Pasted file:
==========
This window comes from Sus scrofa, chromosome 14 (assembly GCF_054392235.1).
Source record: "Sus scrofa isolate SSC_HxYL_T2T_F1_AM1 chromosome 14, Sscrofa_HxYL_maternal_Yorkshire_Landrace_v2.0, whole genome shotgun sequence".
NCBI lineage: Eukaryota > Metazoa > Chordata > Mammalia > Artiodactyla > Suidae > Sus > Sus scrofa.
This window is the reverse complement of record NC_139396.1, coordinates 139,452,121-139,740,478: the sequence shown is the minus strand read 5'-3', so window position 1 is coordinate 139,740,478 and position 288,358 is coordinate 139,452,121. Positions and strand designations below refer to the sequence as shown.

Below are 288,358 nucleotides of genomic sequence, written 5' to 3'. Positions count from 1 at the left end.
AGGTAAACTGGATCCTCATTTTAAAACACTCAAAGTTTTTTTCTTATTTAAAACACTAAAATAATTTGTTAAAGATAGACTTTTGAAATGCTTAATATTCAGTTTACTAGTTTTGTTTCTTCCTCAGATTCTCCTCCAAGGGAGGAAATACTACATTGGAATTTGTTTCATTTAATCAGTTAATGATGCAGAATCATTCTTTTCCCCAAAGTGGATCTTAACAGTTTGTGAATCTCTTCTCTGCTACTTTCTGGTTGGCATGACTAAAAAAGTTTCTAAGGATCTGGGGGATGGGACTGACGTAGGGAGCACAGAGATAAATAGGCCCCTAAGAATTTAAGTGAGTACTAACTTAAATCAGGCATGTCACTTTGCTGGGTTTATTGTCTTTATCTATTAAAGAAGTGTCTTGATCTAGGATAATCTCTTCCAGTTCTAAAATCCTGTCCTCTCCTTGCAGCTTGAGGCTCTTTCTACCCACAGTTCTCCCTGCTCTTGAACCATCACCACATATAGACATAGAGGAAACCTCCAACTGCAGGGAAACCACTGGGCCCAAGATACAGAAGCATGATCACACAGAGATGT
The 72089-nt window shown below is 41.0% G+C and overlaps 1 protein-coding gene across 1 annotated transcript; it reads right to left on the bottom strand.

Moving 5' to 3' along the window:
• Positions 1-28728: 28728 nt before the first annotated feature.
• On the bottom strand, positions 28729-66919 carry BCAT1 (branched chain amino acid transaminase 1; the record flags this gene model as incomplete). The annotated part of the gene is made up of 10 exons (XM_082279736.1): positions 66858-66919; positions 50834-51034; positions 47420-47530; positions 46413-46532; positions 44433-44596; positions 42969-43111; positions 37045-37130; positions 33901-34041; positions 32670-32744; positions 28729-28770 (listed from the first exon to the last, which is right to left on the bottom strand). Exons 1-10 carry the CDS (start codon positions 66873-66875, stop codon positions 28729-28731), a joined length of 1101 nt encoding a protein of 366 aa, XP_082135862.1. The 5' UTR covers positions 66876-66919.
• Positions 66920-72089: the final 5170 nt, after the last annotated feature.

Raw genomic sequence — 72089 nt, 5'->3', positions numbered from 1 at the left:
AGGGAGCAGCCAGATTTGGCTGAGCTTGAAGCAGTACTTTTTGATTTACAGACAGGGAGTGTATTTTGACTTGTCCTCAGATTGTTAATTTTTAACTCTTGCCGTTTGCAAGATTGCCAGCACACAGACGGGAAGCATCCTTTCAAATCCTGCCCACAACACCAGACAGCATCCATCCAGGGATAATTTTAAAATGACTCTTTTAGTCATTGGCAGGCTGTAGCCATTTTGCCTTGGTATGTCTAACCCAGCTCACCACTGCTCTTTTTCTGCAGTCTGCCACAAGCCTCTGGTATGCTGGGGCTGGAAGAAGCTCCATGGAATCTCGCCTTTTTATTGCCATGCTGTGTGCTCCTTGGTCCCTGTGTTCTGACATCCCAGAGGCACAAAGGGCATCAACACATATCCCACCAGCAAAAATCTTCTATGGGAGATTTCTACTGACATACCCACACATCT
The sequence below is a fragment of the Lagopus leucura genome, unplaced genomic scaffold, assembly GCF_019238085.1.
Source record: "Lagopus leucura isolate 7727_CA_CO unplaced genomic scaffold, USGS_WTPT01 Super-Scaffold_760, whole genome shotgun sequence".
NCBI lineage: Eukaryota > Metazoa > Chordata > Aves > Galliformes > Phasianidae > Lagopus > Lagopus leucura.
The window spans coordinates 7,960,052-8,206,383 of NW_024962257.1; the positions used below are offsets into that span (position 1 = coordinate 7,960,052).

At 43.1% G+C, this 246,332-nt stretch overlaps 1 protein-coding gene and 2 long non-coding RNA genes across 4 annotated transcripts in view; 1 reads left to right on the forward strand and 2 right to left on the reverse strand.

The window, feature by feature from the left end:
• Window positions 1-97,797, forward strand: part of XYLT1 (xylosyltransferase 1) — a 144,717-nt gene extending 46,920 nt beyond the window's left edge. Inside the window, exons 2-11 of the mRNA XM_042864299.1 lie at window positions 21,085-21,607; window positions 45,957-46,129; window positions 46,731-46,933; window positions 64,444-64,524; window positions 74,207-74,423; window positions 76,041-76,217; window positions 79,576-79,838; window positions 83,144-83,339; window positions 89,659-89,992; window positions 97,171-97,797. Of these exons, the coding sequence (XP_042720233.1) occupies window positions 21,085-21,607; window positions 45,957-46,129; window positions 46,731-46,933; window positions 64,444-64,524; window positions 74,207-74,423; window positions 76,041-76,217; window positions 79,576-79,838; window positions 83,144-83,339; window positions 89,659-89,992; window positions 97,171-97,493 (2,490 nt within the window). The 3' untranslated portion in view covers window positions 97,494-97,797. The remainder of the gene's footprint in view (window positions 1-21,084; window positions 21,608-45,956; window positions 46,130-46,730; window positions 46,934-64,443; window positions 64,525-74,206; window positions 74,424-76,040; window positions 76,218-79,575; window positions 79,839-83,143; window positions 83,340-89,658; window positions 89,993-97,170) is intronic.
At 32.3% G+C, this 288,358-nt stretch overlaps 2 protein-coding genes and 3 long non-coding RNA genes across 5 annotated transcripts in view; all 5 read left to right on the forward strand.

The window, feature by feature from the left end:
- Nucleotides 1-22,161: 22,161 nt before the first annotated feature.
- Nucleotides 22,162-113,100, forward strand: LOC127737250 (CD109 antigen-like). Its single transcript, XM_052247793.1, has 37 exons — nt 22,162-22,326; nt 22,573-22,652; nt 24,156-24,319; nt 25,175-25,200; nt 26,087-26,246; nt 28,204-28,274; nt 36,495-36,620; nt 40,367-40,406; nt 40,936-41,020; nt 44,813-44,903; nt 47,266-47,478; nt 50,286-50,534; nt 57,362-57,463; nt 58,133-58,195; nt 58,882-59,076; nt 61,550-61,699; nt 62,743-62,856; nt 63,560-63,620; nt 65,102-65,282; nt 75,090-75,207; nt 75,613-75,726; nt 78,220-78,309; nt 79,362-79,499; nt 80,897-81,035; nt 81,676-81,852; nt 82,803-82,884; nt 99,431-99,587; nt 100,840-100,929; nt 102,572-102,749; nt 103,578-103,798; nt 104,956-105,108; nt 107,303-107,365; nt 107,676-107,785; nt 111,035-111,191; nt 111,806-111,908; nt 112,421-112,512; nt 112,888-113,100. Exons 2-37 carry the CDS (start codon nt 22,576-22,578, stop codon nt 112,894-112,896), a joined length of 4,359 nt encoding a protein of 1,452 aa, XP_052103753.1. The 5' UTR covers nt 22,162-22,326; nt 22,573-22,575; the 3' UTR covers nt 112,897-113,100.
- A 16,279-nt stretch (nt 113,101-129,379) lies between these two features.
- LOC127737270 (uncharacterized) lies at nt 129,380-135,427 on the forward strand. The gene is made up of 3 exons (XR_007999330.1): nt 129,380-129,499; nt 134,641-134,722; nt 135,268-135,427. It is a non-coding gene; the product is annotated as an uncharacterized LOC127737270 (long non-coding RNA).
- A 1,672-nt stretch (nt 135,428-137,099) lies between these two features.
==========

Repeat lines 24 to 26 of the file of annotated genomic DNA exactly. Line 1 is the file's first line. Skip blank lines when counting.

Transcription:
- Nucleotides 22,162-113,100, forward strand: LOC127737250 (CD109 antigen-like). Its single transcript, XM_052247793.1, has 37 exons — nt 22,162-22,326; nt 22,573-22,652; nt 24,156-24,319; nt 25,175-25,200; nt 26,087-26,246; nt 28,204-28,274; nt 36,495-36,620; nt 40,367-40,406; nt 40,936-41,020; nt 44,813-44,903; nt 47,266-47,478; nt 50,286-50,534; nt 57,362-57,463; nt 58,133-58,195; nt 58,882-59,076; nt 61,550-61,699; nt 62,743-62,856; nt 63,560-63,620; nt 65,102-65,282; nt 75,090-75,207; nt 75,613-75,726; nt 78,220-78,309; nt 79,362-79,499; nt 80,897-81,035; nt 81,676-81,852; nt 82,803-82,884; nt 99,431-99,587; nt 100,840-100,929; nt 102,572-102,749; nt 103,578-103,798; nt 104,956-105,108; nt 107,303-107,365; nt 107,676-107,785; nt 111,035-111,191; nt 111,806-111,908; nt 112,421-112,512; nt 112,888-113,100. Exons 2-37 carry the CDS (start codon nt 22,576-22,578, stop codon nt 112,894-112,896), a joined length of 4,359 nt encoding a protein of 1,452 aa, XP_052103753.1. The 5' UTR covers nt 22,162-22,326; nt 22,573-22,575; the 3' UTR covers nt 112,897-113,100.
- A 16,279-nt stretch (nt 113,101-129,379) lies between these two features.
- LOC127737270 (uncharacterized) lies at nt 129,380-135,427 on the forward strand. The gene is made up of 3 exons (XR_007999330.1): nt 129,380-129,499; nt 134,641-134,722; nt 135,268-135,427. It is a non-coding gene; the product is annotated as an uncharacterized LOC127737270 (long non-coding RNA).